A well known minister was talking to a man in the inquiry-room. "My heart is so hard, it seems as if it was chained, and I cannot come," said the inquirer. The minister said to him, "Come along, chain and all;" and he just came to Christ, hard-hearted, chain and all, and Christ snapped the fetters, and set him free just there. If you are bound hands and feet by Satan, it is the work of God to break the fetters; you cannot break them. But, thank God, He can snap the fetters of every sin-bound soul tonight, and set each captive free.

Then comes another excuse. "I should like to come, but somehow or other I do not know that I feel just right." That is a very common excuse, -- Feeling, feeling, feeling, feeling! I have heard that cry till I am sick of it. Suppose a friend invites me to dinner today, and I say, "Well, I would like very much to take dinner with you. There is no man I would rather dine with than yourself; but I do not know that I feel just right." "Are you sick?" he might ask. "No, I never felt better in my life." "Well, what do you mean?" "I don't know that I feel just right. I do not know that I will be in a right state of mind." "I do not understand you," he would say. "What do you mean?" "Well, I would like to go very much, but I don't feel right." And that is the way men are talking now. "I would like to go to heaven, but I don't know that I have got the right kind of feeling." But, my friends, if you really want to, God invites you, and that is all about it. My friend urges me to come, but I keep on saying, "I do not know that I am in the right state of mind." "Why," he would say, "I think Mr. Moody must have gone out of his mind. I invited him to dinner, and instead of giving me a plain answer he kept talking about feeling all the time!" You may smile at it, but that is just the way people talk in the inquiry-room -- hundreds of them. My friends, does God invite you? If He does, why don't you accept the invitation? If you want to come, just come along, and don't be talking about feeling. Do you think Lazarus had any feeling when Christ called him out of the sepulcher?

My friends, God is above feeling. Do you think you can control your feelings? I am sure if I could control my feelings, I never would have any bad feelings; I would always have good feelings. But bear in mind Satan may change our feelings fifty times a day, but he cannot change the Word of God; and what we want is to build our hopes of heaven upon the Word of God. When a poor sinner is coming up out of the pit, and just ready to get his feet upon the Rock of Ages, the devil sticks out a plank of feeling, and says, "Get on that," and when he puts his feet on that,

down he goes again. Take one of these texts -- "Verily I say unto you, he that heareth My word and believeth on Him that sent Me, hath everlasting life, and shall not come into condemnation, but is passed from death unto life." My friend, that is worth more than all the feeling that you can have in a whole lifetime. I would a thousand times rather stand on that verse than all the frames and feelings I ever had. I took my stand there twenty years ago. Since then the dark waves of hell have come dashing up against me; the waves of persecution have broken all around me; doubts, fears, and unbelief in turn have assailed me; but I have been able to stand firm on this short word of God. It is a sure footing for eternity. It was true 1800 years ago, and it is true tonight. That rock is higher than my feeling. And what we need is to get our feet upon the rock, and the Lord will put a new song in our mouths.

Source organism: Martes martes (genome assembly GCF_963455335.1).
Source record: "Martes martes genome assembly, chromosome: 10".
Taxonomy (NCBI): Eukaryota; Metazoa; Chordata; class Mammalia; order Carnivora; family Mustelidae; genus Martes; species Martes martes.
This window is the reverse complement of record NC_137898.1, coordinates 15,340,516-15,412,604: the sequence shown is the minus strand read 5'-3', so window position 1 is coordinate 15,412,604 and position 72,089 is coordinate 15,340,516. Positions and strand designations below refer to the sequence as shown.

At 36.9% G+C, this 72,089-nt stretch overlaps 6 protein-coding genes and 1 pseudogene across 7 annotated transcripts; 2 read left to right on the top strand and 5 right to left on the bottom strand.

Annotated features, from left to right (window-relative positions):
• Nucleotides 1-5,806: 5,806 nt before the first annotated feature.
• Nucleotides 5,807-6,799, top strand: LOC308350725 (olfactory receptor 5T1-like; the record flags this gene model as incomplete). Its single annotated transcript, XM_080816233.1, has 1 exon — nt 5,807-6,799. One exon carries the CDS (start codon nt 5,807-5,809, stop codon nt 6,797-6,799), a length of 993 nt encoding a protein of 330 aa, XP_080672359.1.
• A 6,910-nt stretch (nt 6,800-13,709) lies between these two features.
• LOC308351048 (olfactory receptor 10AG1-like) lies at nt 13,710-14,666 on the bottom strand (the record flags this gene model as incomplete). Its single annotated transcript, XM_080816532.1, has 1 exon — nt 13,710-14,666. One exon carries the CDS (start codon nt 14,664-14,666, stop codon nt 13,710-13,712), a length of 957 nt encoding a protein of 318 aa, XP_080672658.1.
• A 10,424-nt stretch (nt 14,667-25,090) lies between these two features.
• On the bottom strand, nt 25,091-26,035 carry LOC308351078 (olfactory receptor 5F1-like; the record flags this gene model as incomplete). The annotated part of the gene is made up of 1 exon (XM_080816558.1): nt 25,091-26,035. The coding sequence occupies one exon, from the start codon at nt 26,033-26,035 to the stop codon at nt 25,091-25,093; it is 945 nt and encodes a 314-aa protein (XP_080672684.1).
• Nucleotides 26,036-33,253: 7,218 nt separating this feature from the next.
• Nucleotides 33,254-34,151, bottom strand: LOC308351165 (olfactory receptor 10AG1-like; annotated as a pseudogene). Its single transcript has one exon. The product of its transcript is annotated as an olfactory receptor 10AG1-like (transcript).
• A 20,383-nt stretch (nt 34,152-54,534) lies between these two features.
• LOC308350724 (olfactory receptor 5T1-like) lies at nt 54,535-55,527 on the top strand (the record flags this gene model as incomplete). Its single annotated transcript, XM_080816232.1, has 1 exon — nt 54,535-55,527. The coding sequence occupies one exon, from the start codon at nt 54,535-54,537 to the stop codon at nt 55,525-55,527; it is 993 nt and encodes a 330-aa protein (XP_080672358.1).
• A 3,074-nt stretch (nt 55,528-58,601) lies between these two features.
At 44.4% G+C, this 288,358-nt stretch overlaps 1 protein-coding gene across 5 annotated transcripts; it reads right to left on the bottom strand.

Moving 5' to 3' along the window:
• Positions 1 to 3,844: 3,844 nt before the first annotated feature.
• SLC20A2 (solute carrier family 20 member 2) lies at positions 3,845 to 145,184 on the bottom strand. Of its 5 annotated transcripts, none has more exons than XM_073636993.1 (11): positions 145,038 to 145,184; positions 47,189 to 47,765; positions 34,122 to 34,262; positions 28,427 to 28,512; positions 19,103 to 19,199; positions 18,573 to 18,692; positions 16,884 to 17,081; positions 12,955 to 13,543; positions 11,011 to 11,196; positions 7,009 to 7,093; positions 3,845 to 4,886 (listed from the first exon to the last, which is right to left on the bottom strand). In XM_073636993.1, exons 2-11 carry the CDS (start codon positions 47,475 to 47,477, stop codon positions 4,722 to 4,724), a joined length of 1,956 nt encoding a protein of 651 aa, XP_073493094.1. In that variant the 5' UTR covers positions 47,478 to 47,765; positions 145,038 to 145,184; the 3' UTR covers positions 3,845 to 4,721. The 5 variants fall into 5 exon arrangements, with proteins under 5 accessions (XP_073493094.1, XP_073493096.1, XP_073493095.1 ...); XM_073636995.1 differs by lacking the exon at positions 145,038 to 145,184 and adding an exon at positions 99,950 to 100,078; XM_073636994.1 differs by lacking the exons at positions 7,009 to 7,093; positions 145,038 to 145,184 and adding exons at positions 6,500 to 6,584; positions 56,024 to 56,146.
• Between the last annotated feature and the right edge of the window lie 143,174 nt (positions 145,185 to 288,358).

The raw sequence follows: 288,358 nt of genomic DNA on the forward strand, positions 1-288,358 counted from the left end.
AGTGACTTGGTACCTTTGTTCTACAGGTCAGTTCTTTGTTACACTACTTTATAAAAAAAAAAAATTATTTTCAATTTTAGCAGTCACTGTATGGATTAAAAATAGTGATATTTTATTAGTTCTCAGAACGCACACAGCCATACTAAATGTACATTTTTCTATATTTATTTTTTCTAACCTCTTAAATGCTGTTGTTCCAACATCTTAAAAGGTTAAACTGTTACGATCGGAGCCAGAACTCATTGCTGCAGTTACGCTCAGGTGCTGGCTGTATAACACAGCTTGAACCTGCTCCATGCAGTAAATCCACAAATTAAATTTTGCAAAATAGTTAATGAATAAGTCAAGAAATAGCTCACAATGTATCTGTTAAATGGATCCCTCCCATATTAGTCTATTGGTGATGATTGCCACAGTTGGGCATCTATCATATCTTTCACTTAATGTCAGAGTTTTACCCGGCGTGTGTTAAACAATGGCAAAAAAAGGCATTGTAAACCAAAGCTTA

But I hear someone in the gallery say, "He has not touched my case at all. None of these things ever trouble me; but the fact is, I cannot believe. I would like to come, but I cannot believe." Not long ago a man said to me, "I cannot believe." "Whom?" I asked. He stammered and said again, "I cannot believe." I said "Whom?" "Well," he said, "I can't believe." "Whom?" I asked again. At last he said, "I cannot believe myself." "Well, you don't need to. You do not need to put any confidence in yourself. The less you believe in yourself the better. But if you tell me you can't believe God, that is another thing; and I would like to ask you why!" If a man says to me, "I have a great respect for you; I have a great admiration for you; but I do not believe a word you say," I say to myself, "I certainly do not think much of your admiration." But that is the way a good many people talk about God. They say, "I have a profound reverence for God; the very name of God strikes awe to my heart; but I do not believe Him." Why don't you be honest and say at once you won't believe? There is no real reason why men cannot believe God. I challenge any infidel on the face of the earth to put his finger on one promise God has ever made that He has not kept. The idea of a man standing up in the afternoon of the nineteenth century and saying he cannot believe God! My friend you have no reason for not believing Him. If you say you cannot believe man there would be some reason in that, because men very often say what is not true. But God never makes any mistakes. "Has he said it and shall He not make it good?" Believe in God and say as Job says: "Though He slay me, yet will I trust Him!" Some men talk as if it were a great misfortune that they do not believe. They seem to look upon it as a kind of infirmity, and think they ought to be sympathized with and pitied. But bear in mind that it is the most damning sin of the world. "When He, the Holy Ghost is come, He will reprove the world of sin, and of righteousness, and of judgment; of sin, because they believe not in Me." That is the sin of the world -- "because they believe not on me." That is the very root of sin; and the fruit is bad, for the tree is bad. May God open our eyes to see that He is true, and may we all be led to put our fullest trust in Christ.